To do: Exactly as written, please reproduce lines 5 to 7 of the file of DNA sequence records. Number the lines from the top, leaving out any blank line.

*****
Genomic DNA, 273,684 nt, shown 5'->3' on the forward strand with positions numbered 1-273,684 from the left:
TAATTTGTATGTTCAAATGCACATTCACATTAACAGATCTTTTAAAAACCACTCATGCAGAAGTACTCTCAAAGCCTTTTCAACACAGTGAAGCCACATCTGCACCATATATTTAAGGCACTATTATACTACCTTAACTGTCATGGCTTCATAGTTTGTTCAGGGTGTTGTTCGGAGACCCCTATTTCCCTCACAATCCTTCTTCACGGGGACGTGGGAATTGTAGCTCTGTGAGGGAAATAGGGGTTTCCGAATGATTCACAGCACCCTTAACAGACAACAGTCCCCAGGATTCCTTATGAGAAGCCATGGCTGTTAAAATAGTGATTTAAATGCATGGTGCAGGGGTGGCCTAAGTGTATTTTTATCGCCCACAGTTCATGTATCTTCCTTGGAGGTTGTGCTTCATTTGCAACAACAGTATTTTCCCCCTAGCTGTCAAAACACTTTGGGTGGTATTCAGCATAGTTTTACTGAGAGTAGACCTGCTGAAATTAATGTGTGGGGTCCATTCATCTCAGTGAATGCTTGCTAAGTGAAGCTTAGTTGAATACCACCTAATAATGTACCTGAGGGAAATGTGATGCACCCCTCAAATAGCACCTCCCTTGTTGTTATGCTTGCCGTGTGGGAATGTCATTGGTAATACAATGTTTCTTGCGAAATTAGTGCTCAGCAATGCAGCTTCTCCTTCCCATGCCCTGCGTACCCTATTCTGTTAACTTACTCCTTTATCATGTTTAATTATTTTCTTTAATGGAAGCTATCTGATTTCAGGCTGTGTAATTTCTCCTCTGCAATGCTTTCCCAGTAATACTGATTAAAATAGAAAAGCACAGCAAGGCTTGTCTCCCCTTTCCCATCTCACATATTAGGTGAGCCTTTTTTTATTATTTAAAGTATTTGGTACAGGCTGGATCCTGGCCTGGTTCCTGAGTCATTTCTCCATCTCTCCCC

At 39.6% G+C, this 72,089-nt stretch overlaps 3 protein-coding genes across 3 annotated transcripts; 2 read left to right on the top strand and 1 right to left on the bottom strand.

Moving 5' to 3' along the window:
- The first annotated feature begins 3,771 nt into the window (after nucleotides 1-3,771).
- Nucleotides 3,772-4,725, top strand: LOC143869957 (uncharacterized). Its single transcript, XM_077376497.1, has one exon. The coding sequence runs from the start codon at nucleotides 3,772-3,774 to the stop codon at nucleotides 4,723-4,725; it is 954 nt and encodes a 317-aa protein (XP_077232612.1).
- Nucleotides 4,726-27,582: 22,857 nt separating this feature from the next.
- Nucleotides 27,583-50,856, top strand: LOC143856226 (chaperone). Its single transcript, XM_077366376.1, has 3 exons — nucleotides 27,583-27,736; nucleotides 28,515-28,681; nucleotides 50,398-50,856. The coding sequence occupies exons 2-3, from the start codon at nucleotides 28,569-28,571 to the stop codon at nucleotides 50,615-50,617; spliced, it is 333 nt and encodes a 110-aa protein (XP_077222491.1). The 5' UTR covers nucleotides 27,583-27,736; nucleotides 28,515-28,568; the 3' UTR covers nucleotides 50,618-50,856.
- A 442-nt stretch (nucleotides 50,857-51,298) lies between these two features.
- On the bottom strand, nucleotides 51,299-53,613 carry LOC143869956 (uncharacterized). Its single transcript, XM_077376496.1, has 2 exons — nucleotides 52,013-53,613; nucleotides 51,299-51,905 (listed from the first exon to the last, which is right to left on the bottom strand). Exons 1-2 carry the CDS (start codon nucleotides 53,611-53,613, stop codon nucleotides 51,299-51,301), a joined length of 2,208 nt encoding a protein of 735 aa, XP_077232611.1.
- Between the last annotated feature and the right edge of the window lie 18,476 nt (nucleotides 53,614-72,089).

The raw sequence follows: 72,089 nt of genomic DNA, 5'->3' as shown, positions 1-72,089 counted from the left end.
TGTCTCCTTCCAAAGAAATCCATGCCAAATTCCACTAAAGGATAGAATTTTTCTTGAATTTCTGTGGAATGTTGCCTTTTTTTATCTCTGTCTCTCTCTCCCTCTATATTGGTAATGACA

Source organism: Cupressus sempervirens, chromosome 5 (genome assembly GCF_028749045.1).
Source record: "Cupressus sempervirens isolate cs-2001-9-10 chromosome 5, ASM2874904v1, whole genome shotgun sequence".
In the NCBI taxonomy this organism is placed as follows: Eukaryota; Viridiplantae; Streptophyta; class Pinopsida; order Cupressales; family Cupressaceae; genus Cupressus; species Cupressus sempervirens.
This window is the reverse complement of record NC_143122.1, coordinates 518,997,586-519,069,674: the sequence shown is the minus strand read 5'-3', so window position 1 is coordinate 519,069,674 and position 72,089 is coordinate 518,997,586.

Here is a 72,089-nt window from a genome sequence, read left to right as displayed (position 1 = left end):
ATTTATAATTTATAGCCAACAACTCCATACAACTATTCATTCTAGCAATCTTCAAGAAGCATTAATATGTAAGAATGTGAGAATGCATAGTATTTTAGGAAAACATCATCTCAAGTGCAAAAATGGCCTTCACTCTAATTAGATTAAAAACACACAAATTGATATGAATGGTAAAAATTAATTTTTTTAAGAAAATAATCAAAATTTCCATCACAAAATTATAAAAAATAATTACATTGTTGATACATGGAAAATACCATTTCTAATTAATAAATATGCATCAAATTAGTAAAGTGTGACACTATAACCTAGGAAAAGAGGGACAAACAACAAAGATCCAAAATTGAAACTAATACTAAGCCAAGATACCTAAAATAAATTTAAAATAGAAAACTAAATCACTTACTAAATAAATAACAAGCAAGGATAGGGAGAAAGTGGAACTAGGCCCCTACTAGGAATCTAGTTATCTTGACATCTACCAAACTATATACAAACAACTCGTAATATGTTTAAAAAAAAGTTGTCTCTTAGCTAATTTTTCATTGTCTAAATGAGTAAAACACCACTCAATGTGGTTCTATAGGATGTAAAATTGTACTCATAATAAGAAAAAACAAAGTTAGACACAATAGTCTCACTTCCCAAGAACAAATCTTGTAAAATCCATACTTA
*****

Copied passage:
- The first annotated feature begins 3,771 nt into the window (after nucleotides 1-3,771).
- Nucleotides 3,772-4,725, top strand: LOC143869957 (uncharacterized). Its single transcript, XM_077376497.1, has one exon. The coding sequence runs from the start codon at nucleotides 3,772-3,774 to the stop codon at nucleotides 4,723-4,725; it is 954 nt and encodes a 317-aa protein (XP_077232612.1).
- Nucleotides 4,726-27,582: 22,857 nt separating this feature from the next.